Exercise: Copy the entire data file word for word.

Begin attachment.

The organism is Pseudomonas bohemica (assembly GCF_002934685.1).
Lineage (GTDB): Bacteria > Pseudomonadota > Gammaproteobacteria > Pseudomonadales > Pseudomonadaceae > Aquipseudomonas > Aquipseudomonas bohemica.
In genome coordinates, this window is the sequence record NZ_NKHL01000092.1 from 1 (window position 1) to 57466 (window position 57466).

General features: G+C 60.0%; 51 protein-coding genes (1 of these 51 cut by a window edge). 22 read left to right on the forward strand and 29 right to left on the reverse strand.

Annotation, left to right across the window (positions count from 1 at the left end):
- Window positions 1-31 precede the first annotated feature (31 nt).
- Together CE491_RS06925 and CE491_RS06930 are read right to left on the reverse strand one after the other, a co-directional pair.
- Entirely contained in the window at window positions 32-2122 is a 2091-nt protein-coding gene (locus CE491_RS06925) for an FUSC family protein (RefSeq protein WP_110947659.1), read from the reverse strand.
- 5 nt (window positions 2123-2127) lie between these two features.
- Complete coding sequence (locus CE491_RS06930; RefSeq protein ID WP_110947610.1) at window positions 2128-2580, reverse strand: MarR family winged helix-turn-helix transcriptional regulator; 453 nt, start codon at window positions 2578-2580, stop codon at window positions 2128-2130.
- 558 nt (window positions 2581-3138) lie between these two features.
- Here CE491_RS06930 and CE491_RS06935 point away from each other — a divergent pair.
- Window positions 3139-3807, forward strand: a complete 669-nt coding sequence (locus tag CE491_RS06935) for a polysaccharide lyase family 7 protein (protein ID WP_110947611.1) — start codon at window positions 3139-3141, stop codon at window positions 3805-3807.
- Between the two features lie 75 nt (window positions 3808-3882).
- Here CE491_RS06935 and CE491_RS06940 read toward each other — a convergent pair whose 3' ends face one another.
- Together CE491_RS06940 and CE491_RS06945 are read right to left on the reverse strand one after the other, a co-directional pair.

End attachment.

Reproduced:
The organism is Pseudomonas bohemica (assembly GCF_002934685.1).
Lineage (GTDB): Bacteria > Pseudomonadota > Gammaproteobacteria > Pseudomonadales > Pseudomonadaceae > Aquipseudomonas > Aquipseudomonas bohemica.
In genome coordinates, this window is the sequence record NZ_NKHL01000092.1 from 1 (window position 1) to 57466 (window position 57466).

General features: G+C 60.0%; 51 protein-coding genes (1 of these 51 cut by a window edge). 22 read left to right on the forward strand and 29 right to left on the reverse strand.

Annotation, left to right across the window (positions count from 1 at the left end):
- Window positions 1-31 precede the first annotated feature (31 nt).
- Together CE491_RS06925 and CE491_RS06930 are read right to left on the reverse strand one after the other, a co-directional pair.
- Entirely contained in the window at window positions 32-2122 is a 2091-nt protein-coding gene (locus CE491_RS06925) for an FUSC family protein (RefSeq protein WP_110947659.1), read from the reverse strand.
- 5 nt (window positions 2123-2127) lie between these two features.
- Complete coding sequence (locus CE491_RS06930; RefSeq protein ID WP_110947610.1) at window positions 2128-2580, reverse strand: MarR family winged helix-turn-helix transcriptional regulator; 453 nt, start codon at window positions 2578-2580, stop codon at window positions 2128-2130.
- 558 nt (window positions 2581-3138) lie between these two features.
- Here CE491_RS06930 and CE491_RS06935 point away from each other — a divergent pair.
- Window positions 3139-3807, forward strand: a complete 669-nt coding sequence (locus tag CE491_RS06935) for a polysaccharide lyase family 7 protein (protein ID WP_110947611.1) — start codon at window positions 3139-3141, stop codon at window positions 3805-3807.
- Between the two features lie 75 nt (window positions 3808-3882).
- Here CE491_RS06935 and CE491_RS06940 read toward each other — a convergent pair whose 3' ends face one another.
- Together CE491_RS06940 and CE491_RS06945 are read right to left on the reverse strand one after the other, a co-directional pair.